Tim Major is an author and editor from Oxford (appropriately enough, as some key scenes in TTBSQ are set there). The first piece I read of Tim's was his excellent novella Carus & Mitch, which I reviewed for This Is Horror. His time-travel horror novel, You Don’t Belong Here, will be published by Snowbooks in September 2016


Take it away, Tim:
Neither of these men is Tim Major

I have a two-and-a-half-year-old son, and another son due to arrive within the next couple of months. So – with apologies to my wife – right now, when I think about love, it’s often parental love that occurs to me.

Two of my favourite films concern fatherhood. Rebel Without A Cause is more about children than parents, of course, but it contains one of my favourite depictions of a father-son relationship. The pent-up rage of James Dean’s Jim Stark is often aimed at his father, Frank, played by Jim Backus. The reasons are at first unclear – the anger seems arbitrary, and Frank is as well-meaning as parents come. At the one-hour mark of the film, Jim confronts Frank in a scene in which the dialogue is less interesting than the positioning of the characters within the frame. The camera tilts to accommodate the shifting, arguing pair, granting Jim the literal high ground and forcing Frank to peer in from the bottom corner of the frame, becoming all shoulders. It transpires that what Jim really wants from his father is a role model. The moment when Jim says, without even looking at his father, ‘Dad, stand up for me’, is quietly devastating, particularly as it’s then followed by Jim physically yanking Frank to his feet, then wrestling him to the ground. He’s attempting to shake his father up and reveal the real person inside. It’s motivated by love.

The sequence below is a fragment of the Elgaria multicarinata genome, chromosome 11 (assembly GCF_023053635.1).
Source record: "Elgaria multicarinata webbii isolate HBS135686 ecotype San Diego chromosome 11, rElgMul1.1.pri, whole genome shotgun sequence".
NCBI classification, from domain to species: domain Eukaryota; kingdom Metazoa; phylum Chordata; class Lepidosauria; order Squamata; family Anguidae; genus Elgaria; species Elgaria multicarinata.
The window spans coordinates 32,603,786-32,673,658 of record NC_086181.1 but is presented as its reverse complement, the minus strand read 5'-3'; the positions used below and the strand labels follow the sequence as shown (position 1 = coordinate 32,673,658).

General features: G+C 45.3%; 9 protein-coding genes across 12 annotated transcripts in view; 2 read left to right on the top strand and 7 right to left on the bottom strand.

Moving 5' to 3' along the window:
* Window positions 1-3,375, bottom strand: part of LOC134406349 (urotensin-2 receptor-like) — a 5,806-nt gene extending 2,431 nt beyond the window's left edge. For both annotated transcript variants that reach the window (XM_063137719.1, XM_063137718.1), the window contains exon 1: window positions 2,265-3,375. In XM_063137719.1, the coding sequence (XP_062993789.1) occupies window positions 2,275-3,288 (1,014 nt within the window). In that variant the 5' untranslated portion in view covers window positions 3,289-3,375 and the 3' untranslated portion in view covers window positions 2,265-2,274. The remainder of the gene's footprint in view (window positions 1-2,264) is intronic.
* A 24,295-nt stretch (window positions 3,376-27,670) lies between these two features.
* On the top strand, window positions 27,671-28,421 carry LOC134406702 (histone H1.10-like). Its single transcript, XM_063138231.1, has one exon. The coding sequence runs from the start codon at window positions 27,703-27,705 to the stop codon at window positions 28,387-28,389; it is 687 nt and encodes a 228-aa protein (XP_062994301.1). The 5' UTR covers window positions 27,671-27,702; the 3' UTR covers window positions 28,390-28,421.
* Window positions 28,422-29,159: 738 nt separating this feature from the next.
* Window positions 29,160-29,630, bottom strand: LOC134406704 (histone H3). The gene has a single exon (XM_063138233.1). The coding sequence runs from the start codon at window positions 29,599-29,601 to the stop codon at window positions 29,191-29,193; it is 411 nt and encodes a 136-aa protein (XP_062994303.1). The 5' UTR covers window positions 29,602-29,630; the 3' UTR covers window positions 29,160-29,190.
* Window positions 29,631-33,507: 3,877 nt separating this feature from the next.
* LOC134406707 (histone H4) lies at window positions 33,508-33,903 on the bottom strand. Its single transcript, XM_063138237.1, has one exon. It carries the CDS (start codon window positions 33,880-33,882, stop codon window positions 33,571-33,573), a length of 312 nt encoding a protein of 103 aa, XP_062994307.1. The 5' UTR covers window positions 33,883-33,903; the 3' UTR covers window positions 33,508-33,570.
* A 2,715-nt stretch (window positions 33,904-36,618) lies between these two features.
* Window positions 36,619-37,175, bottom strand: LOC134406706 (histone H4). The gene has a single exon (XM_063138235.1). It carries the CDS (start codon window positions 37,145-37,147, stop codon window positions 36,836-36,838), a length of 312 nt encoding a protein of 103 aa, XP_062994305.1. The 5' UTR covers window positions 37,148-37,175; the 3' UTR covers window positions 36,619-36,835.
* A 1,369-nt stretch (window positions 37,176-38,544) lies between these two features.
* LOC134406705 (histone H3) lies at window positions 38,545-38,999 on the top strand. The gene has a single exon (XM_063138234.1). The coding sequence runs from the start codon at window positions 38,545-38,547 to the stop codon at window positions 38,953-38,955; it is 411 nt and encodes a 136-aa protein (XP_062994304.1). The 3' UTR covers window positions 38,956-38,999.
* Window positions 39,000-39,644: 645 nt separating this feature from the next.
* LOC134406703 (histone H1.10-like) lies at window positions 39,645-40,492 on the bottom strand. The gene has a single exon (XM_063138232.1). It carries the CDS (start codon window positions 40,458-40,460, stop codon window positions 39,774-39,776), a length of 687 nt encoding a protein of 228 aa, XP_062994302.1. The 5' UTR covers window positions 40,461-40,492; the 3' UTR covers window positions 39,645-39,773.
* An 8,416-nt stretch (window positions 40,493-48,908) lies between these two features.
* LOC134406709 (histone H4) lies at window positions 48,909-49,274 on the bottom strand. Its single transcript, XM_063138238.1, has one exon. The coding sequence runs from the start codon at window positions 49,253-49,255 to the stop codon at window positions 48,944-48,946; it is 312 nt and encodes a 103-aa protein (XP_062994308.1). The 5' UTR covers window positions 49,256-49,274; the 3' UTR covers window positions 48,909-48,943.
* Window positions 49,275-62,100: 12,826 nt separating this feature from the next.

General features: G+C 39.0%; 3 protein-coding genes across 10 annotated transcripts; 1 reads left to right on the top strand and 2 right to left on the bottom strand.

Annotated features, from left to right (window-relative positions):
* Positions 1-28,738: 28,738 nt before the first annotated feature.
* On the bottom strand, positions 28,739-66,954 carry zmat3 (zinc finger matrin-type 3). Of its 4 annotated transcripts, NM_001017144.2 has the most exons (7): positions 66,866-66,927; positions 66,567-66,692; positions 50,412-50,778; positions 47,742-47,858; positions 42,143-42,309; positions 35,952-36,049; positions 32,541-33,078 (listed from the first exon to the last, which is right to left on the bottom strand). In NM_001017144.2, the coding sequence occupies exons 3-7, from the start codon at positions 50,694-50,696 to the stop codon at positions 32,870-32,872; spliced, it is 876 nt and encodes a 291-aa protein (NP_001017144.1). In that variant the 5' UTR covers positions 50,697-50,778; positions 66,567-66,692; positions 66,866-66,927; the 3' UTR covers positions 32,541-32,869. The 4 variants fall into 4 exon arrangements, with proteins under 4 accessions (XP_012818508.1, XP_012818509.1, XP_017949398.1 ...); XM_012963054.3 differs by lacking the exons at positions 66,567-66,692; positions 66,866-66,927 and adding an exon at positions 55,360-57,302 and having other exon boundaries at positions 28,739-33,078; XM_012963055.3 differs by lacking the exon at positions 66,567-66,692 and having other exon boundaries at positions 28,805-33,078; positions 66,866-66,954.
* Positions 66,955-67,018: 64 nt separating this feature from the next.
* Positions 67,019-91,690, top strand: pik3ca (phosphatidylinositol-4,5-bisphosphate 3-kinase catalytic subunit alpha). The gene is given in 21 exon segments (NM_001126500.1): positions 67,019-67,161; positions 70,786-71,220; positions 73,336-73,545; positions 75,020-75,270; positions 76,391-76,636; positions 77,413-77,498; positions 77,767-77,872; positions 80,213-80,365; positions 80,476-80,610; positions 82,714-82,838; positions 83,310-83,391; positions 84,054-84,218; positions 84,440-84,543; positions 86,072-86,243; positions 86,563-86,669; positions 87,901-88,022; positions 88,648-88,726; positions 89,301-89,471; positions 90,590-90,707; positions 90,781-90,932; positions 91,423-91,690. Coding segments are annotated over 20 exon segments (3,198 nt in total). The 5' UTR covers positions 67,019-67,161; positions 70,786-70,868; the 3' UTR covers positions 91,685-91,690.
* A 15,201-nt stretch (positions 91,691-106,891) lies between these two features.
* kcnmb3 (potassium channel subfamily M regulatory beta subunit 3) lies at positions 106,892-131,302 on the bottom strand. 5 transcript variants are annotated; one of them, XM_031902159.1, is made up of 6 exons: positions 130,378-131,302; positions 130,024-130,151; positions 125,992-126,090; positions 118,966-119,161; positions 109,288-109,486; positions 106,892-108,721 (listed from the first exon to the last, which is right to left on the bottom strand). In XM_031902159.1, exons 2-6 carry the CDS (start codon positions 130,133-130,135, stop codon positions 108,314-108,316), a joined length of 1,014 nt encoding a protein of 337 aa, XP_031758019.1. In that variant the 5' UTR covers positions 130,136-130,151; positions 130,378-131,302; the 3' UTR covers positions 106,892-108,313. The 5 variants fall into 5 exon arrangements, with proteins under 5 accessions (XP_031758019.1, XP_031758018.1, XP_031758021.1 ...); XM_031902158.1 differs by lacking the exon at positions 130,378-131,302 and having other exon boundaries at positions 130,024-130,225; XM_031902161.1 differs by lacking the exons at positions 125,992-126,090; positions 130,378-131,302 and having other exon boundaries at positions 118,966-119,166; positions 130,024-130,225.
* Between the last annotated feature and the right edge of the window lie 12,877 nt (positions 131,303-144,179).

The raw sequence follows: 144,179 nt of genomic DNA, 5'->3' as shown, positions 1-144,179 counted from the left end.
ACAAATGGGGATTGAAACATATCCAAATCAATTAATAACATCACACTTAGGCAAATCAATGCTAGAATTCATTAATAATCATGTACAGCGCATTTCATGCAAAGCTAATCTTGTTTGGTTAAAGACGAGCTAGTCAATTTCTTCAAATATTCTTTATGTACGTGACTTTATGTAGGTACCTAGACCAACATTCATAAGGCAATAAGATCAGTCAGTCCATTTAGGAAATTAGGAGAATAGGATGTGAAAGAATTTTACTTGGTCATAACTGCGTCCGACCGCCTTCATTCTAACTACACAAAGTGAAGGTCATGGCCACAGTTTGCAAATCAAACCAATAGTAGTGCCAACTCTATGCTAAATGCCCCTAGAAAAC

At another point in the film, Jim comes home to find somebody on their hands and knees on the landing. At first he assumes thinks it’s his mother, but it’s actually his father, wearing a frilly apron, picking up a dropped plate of food. As a comment on gender roles, it’s a few decades out of date (the gist is that Frank is henpecked and meek, when he ought to be in charge; as well as the frilly apron, he’s trapped behind the bars of the banisters), but the exchange between Jim and Frank is wonderful. There’s real love there, real laughter as they joke about Frank’s clumsiness, then real frustration about Frank’s anxiety over something so trivial. I find it hard to put my finger on what I adore about this scene. I think it’s Jim’s pleading intensity as he wills his father to be something more wonderful than he really is. I find the scene a useful reminder that love goes both ways and that, one day, my sons will be vocal about how they feel about me, too.